What is Medicare?
Medicare is the federal government insurance program for Americans age 65 and older.
Younger people with disability status as determined by the SSA, and people with End Stage Renal Disease or Amyotrophic Lateral Sclerosis (ALS or Lou Gehrig’s disease) may also qualify.
Although Medicare is not free, it was created to help provide affordable health care coverage for older and disabled adults who may not have access to health insurance through employment.
Here are a few things to know before enrolling.
What is Medicare Part A?
Medicare Part A covers hospital and skilled nursing facility stays, home health visits, and hospice services.
However, although, Part A covers many healthcare services and supplies, it does not cover everything.
For example, you will likely pay a deductible for each hospital stay and coinsurance anytime you need to consult a physician or surgeon.
In addition, it requires coinsurance for extended inpatient hospital stays.
What is Medicare Part B?
Medicare Part B covers medically necessary and preventative services.
For example, durable medical equipment doctor visits, outpatient services, blood tests, X-rays, diabetic screenings, and some home health visits are usually covered by Part B.
Typically, these benefits are subject to a deductible and coinsurance.
However, you will pay nothing for most preventive services (e.g. prostate cancer screenings) if you go to a health care provider who accepts assignment.
What is Medicare Part C?
Medicare Part C, also called Advantage Plans, are plans offered by private companies approved by Medicare.
These plans typically provide all of your Part A and Part B coverage plus some additional coverage benefits such as vision, hearing, dental, etc.
In addition, most of these plans will offer some type of prescription drug coverage.
What is Medicare Part D?
Medicare Part D prescription drug plans help enrollees pay for prescription drugs.
These plans are offered by insurance and private companies that have contracted with Medicare.
In Part D, enrollees pay monthly premiums and share costs for prescriptions with costs varying by plan.
Each Part D plan has a list of covered drugs, called its formulary. If your drug is not on the formulary, you may have to request an exception or pay out of pocket.
You must have Part A or Part B in order to join a Medicare prescription drug plan.
Who Provides Medicare?
The CMS is the federal agency that runs Medicare.
It is paid for through Social Security and taxes, premiums that enrollees pay and dedicated portions of the federal budget.
Is Medicare Free?
Although the program aims to help older adults fund healthcare costs, it is not completely free.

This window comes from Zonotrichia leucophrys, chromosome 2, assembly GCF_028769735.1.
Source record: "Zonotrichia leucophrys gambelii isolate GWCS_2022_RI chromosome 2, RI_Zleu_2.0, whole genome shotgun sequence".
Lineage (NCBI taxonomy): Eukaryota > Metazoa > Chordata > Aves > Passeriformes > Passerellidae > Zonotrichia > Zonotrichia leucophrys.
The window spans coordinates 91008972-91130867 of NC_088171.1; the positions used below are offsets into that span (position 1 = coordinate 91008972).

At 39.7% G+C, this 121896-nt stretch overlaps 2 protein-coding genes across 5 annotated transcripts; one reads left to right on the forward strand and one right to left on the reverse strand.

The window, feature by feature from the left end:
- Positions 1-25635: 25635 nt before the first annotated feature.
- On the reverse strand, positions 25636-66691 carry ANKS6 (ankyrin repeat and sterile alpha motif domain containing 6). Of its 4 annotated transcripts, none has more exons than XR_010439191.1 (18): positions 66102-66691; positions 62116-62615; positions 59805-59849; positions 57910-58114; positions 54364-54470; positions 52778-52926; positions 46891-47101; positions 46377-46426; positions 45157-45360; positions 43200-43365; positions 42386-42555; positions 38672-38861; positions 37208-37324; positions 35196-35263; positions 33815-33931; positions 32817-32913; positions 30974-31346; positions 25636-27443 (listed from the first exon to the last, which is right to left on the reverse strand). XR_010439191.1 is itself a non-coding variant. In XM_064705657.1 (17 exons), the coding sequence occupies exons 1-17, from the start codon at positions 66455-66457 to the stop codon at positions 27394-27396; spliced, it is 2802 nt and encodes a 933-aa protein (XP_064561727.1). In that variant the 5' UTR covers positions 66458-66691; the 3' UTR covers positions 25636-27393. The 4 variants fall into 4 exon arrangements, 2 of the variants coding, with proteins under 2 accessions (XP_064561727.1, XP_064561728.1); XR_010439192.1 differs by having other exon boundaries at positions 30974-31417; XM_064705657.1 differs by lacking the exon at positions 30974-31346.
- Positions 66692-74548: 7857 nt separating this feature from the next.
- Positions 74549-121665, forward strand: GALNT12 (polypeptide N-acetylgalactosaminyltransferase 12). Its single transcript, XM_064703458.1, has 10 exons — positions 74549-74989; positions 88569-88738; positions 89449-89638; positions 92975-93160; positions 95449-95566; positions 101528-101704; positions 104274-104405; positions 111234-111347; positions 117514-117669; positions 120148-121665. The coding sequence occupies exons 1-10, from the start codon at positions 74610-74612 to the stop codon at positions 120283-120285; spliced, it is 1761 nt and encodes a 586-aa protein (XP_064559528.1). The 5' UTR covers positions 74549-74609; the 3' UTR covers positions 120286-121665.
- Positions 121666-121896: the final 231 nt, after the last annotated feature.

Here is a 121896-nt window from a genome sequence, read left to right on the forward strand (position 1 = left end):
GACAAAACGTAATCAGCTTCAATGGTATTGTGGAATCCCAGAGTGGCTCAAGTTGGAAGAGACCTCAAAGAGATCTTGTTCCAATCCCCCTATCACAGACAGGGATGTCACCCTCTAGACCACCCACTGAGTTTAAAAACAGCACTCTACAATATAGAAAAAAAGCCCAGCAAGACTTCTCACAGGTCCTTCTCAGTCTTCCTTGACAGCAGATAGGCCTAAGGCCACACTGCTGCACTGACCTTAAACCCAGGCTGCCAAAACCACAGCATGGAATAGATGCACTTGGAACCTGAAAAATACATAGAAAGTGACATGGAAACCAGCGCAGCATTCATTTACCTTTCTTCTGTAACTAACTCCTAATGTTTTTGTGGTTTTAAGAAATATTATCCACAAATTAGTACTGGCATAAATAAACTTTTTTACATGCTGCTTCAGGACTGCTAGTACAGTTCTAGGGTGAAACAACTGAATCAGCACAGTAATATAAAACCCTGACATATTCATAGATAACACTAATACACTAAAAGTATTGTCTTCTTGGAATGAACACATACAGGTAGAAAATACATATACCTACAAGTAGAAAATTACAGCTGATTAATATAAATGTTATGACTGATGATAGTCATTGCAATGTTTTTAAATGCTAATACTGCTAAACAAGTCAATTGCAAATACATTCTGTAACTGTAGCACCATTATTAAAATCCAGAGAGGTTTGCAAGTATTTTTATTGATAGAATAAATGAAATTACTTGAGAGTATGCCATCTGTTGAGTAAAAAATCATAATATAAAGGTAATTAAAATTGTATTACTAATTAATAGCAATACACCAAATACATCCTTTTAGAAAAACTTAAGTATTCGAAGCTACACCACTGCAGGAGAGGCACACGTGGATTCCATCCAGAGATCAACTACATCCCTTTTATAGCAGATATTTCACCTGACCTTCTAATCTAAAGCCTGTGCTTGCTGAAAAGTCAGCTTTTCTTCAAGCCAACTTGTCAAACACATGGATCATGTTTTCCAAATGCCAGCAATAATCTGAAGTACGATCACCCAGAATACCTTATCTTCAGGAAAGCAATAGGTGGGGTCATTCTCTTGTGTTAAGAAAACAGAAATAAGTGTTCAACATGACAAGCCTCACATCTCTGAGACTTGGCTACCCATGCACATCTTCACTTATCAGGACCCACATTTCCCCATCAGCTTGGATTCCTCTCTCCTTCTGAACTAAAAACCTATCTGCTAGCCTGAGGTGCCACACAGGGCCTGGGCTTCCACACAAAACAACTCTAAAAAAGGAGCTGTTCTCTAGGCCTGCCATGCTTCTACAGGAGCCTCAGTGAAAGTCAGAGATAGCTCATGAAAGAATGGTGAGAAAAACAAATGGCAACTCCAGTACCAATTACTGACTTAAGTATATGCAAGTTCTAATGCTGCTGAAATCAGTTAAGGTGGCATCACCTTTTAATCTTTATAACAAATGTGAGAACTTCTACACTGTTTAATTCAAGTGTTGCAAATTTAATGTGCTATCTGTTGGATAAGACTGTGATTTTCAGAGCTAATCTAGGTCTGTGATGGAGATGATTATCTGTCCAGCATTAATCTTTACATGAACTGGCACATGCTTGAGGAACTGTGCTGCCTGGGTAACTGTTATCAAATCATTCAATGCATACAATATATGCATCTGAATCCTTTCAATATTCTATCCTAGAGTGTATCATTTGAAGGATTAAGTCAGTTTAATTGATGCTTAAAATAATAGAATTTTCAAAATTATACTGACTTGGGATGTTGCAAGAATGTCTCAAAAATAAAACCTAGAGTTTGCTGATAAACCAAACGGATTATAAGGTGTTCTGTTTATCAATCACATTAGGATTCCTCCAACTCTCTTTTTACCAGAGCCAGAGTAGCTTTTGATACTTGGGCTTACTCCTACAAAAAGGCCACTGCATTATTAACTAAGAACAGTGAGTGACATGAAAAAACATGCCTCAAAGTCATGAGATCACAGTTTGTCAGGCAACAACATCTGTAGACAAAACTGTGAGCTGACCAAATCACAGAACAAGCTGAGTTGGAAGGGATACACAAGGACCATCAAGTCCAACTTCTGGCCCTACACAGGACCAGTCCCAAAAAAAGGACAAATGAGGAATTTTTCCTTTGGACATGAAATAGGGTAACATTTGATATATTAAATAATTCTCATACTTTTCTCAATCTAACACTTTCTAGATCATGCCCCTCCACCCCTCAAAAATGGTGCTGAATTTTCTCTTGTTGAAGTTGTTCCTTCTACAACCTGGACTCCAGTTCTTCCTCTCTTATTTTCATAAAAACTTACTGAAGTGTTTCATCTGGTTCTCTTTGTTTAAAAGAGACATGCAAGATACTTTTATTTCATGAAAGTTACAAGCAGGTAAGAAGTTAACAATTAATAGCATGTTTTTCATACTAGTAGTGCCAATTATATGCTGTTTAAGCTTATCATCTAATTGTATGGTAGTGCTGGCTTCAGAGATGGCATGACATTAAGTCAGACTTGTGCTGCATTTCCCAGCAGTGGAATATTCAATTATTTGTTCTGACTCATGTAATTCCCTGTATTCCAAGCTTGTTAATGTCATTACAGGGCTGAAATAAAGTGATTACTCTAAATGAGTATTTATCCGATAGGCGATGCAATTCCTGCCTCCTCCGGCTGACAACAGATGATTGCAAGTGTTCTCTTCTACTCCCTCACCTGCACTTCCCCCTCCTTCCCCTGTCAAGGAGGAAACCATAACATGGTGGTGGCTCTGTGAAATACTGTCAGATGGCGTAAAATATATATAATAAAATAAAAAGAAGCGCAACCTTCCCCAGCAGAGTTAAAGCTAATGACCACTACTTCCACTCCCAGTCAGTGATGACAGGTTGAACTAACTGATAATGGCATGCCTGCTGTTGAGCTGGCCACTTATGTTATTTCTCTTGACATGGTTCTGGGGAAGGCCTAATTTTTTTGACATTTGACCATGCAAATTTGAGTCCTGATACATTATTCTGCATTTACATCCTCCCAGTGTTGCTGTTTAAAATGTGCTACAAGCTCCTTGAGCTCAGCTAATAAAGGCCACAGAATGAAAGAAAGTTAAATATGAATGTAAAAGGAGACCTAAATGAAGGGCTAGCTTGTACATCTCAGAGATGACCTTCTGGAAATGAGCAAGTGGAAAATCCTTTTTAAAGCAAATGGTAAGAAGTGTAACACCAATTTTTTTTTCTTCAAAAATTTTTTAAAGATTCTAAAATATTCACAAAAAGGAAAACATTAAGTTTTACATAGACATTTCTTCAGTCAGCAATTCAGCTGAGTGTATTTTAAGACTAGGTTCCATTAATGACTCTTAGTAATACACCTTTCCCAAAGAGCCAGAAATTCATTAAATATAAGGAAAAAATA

Each part (Part A, Part B, Part C, and Part D) has different costs.
These costs come in the form of copays, coinsurances, monthly premium, and deductibles.
Unfortunately, the cost and rules for each plan will change from year to year.
Who Qualifies for Medicare?
Generally, you must be 65 or older to qualify for Medicare.
However, you may also qualify if you’re younger with a disability or if you have End Stage Renal Disease and Amyotrophic Lateral Sclerosis.
To see if you qualify, visit the US Department of Human and Health Services website.
How Do I Enroll?
When you turn 65, you will automatically be enrolled in Medicare Part A and B if you are receiving Social Security Benefits.
Part A will cover hospital costs and Part B will cover doctor visits.
Unfortunately, if you want Part D prescription drug coverage, you will need to enroll yourself.
But don’t worry, the process is easy.
Just go to the Medicare website to compare plans and find one that fits your needs.
Does It Cover Coronavirus Related Illnesses?
Yes, officials have made some changes to the program’s rules and procedures to help enrollees cope with the needs caused by the Covid-19 pandemic.
For example, insurance will cover the vaccine and test for COVID-19 at no cost.
Pharmaceutical manufacturers are distributing the vaccine to federally and state-approved locations to start the vaccination of priority groups.
However, each state has its own plan regarding how residents will get vaccines and which groups will be vaccinated first.
You can find out more information on Covid-19 vaccines and testing sites in your area by checking your local health department’s website.
Where Can I Find Out More About Medicare?
You can find a lot of great resources regarding which plan is right for you online.
For example, https://www.medicare.gov/ is a great resource if you want the most accurate and up to date information.
Additionally, talk to your doctor and pharmacist about which plan will best fit your individual needs.
These resources will help prepare you as the rules and costs for each plan change in the new year.
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